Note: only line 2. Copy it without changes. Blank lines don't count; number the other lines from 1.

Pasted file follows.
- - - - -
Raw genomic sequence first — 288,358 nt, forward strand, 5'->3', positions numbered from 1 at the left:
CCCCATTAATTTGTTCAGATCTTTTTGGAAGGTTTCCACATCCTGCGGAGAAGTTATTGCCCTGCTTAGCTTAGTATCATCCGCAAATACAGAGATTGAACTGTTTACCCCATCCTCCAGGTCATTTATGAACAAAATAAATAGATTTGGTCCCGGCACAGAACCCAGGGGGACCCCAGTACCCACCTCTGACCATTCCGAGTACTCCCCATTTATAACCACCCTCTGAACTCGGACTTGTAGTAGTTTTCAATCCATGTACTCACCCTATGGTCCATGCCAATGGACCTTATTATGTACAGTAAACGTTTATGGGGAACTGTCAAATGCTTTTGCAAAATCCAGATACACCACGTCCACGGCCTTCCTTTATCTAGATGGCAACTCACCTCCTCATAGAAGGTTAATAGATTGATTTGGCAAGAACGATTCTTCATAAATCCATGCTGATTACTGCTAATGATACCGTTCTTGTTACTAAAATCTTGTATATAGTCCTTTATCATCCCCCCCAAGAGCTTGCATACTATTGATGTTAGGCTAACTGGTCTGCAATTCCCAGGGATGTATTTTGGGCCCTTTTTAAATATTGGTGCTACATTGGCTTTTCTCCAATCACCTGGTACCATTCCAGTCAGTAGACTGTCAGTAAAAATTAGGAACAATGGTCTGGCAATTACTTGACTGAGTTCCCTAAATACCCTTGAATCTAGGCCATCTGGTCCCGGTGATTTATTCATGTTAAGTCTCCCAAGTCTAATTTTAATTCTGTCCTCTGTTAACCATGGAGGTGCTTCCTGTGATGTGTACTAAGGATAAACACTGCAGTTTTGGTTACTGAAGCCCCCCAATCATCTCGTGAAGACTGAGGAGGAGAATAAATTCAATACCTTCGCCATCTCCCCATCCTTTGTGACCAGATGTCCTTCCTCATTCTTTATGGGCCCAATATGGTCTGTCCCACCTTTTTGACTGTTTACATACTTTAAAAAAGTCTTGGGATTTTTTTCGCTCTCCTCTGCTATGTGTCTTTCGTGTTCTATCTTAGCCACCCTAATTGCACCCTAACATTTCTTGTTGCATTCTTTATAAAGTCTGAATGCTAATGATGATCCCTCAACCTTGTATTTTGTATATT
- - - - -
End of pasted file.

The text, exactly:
CCCCATTAATTTGTTCAGATCTTTTTGGAAGGTTTCCACATCCTGCGGAGAAGTTATTGCCCTGCTTAGCTTAGTATCATCCGCAAATACAGAGATTGAACTGTTTACCCCATCCTCCAGGTCATTTATGAACAAAATAAATAGATTTGGTCCCGGCACAGAACCCAGGGGGACCCCAGTACCCACCTCTGACCATTCCGAGTACTCCCCATTTATAACCACCCTCTGAACTCGGACTTGTAGTAGTTTTCAATCCATGTACTCACCCTATGGTCCATGCCAATGGACCTTATTATGTACAGTAAACGTTTATGGGGAACTGTCAAATGCTTTTGCAAAATCCAGATACACCACGTCCACGGCCTTCCTTTATCTAGATGGCAACTCACCTCCTCATAGAAGGTTAATAGATTGATTTGGCAAGAACGATTCTTCATAAATCCATGCTGATTACTGCTAATGATACCGTTCTTGTTACTAAAATCTTGTATATAGTCCTTTATCATCCCCCCCAAGAGCTTGCATACTATTGATGTTAGGCTAACTGGTCTGCAATTCCCAGGGATGTATTTTGGGCCCTTTTTAAATATTGGTGCTACATTGGCTTTTCTCCAATCACCTGGTACCATTCCAGTCAGTAGACTGTCAGTAAAAATTAGGAACAATGGTCTGGCAATTACTTGACTGAGTTCCCTAAATACCCTTGAATCTAGGCCATCTGGTCCCGGTGATTTATTCATGTTAAGTCTCCCAAGTCTAATTTTAATTCTGTCCTCTGTTAACCATGGAGGTGCTTCCTGTGATGTGTACTAAGGATAAACACTGCAGTTTTGGTTACTGAAGCCCCCCAATCATCTCGTGAAGACTGAGGAGGAGAATAAATTCAATACCTTCGCCATCTCCCCATCCTTTGTGACCAGATGTCCTTCCTCATTCTTTATGGGCCCAATATGGTCTGTCCCACCTTTTTGACTGTTTACATACTTTAAAAAAGTCTTGGGATTTTTTTCGCTCTCCTCTGCTATGTGTCTTTCGTGTTCTATCTTAGCCACCCTAATTGCACCCTAACATTTCTTGTTGCATTCTTTATAAAGTCTGAATGCTAATGATGATCCCTCAACCTTGTATTTTGTATATT